The Soul of Shores

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Despite climate change, summer getaways are still in vogue, taking up new ideas on having fun in the beaches. Philippine islands are truly gifted with the best beaches in the world, and they are all sure destinations for many Filipinos and foreigners who long for the waves and breeze. Beach resorts vie their place on this profitable industry. By today as you read this, women are now clad in their bikinis and men are trying some extreme water sports. People seek the beaches either as a tranquil paradise where they can relax, or a party spot where loud music, flirtatious fun and booze are around.

I am not fond of beaches as a tourist spot or summer destination. Perhaps because of some awkward memories I had in my previous visits. I would rather prefer reading a book or going to a park than visiting a beach. But as I visit one, I could not help but be entranced by the blue waters. I am no more fond of taking a plunge, but I like wading my feet on the small waves that reach the shore. I just Love to be in the beach with nothing to do at all. My partner Claire and I have visited some of the wonderful beaches in the country in the past 3 years, and our adventures have allowed me to see what lies beyond them.

I begin to appreciate the sacred beauty of the shores first through their natural magnificence. I had my first snorkelling in Siquijor; despite my fear on open water, we braved our way and witnessed the bursting of colors of many sea creatures. In Camiguin we saw giant clams co-existing serenely with many corals. After accomplishing a peacemaking mission, the whole team of my friends went to Masbate’s Bontod Island and we were lured by a field of healthy mangroves. These are just a handful that I visited among many Philippine beaches, but each visit was a magical experience.

The sea is the source, the one that concieves many blessings, but the shore is where the sacred waters becomes at hand.

If in the Jungian perspective the sea represents the unconscious, a symbol of change and birth, I would safely presume that the shore is a doorway, a bridge where the unconscious and conscious meets. It is through the shore that the mystery ends and begins. It may partly explain our desire of being drawn to the beaches, although most of the deep symbolisms still remain undiscovered. I can, at best, intuit on its nature. Because of this, it is perhaps why seashores are associated with anything romantic and erotic, especially for couples who find them literally the same.

For the ethnically diverse Filipinos, shores are meeting point of life. Baybayin is the Tagalog word for shores. It also refers to the manner of traveling if used and pronounced as a verb. It is also the term for the ancient script early Filipinos used, which I have been personally learning. It is linguistically related to the word babae, or woman, and symbolically to its capacity to give birth  and to nurture. The sea is the source, one that conceives many blessings, but the shore is where the sacred waters becomes at hand.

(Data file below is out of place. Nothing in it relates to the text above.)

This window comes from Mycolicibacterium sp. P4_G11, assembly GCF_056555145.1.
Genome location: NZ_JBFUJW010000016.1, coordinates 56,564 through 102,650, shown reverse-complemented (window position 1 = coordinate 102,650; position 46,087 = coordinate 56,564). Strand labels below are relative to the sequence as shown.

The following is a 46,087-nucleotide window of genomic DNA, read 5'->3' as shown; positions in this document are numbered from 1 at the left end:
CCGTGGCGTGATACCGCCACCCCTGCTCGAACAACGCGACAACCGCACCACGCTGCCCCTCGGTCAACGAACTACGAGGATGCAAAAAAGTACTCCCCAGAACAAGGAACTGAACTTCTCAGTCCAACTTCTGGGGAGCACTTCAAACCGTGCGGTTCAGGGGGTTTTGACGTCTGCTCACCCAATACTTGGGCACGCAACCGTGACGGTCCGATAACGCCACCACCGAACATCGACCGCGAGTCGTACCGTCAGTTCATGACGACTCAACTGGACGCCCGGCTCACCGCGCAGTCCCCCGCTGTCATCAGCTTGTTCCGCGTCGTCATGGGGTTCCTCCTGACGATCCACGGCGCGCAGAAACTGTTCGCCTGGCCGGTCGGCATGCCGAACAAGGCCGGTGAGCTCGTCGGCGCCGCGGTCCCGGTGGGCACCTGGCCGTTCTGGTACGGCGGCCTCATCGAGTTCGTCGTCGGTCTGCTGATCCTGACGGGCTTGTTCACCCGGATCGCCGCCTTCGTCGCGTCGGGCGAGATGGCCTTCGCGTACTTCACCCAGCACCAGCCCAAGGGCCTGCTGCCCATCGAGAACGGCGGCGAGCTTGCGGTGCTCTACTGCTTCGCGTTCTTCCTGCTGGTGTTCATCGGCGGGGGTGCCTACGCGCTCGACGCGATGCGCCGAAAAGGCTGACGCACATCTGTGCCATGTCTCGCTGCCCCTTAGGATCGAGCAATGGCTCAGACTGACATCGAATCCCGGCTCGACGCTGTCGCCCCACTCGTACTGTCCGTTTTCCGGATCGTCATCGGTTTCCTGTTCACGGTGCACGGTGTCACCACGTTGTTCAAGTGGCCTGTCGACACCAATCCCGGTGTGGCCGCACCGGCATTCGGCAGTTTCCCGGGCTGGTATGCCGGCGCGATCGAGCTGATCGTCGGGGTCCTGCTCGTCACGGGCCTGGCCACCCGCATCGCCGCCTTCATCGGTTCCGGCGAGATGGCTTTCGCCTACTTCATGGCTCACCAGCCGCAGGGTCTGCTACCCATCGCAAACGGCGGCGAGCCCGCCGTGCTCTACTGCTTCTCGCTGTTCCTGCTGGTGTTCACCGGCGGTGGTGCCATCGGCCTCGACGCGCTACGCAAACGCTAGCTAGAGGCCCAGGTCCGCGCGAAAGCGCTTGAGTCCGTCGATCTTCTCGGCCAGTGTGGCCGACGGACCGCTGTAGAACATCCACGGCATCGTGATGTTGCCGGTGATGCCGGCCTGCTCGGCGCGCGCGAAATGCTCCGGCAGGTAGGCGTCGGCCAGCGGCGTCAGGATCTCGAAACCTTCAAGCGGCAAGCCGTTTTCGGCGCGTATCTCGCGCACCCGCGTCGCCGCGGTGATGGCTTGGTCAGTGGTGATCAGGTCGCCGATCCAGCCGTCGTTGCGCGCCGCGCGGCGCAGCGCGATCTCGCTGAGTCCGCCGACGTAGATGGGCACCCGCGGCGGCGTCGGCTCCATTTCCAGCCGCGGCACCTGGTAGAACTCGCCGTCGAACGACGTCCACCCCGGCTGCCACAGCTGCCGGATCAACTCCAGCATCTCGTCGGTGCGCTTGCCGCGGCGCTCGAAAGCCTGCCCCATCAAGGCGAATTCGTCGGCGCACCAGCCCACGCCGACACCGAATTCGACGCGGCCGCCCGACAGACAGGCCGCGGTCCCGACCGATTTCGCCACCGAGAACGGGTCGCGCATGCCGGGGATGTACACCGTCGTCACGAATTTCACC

(c) Antonio Oquias/Photoxpress.com

Sadly, our seas and seashores have been treated with sacrilege, all because of our penchant for social and economic progress. We have lost touch with this sacred vitality brought by these coastal and marine wonders. Until we recognize this, we would only find the shores as a mere destination to enjoy summer heat, and unfortunately, a mere place where we leave our garbages behind. How we treat them is a reflection of how we treat our deeper humanity. Until we rediscover the soul of the shores, we would continue to treat them as a commodity or place of amusement. This is more than just an environmental issue, because the sea and its shores are not just an environment; they are always a dimension of our own soul. What we do to these treasures is what we do to ourselves. It is always a reflection.

To come back to the shores is a soulful and sacred experience. It is a symbolic and literal return to our nature. I am grateful for realizing this in many of my travels. I found the brilliance of darkness under a bright full moon in Ilocos Norte’s Pagudpod beach. I found the hypnotic poetry of the wind and wind turbines along the pebble shores of Bangui. I found compassion in the calm waters of Davao City’s Samal Island. I found the sweetest romance in Laiya, Batangas. I found the quietude of yellow stone mandala we created in Guimaras. I found the gentle fierceness of the waves in Morong, Bataan. I found my spirit divinely transfixed over the waters of Boracay. In summary, I have seen all of them more than just a place  – I am captivated by their presence, I am captivated by their soul.

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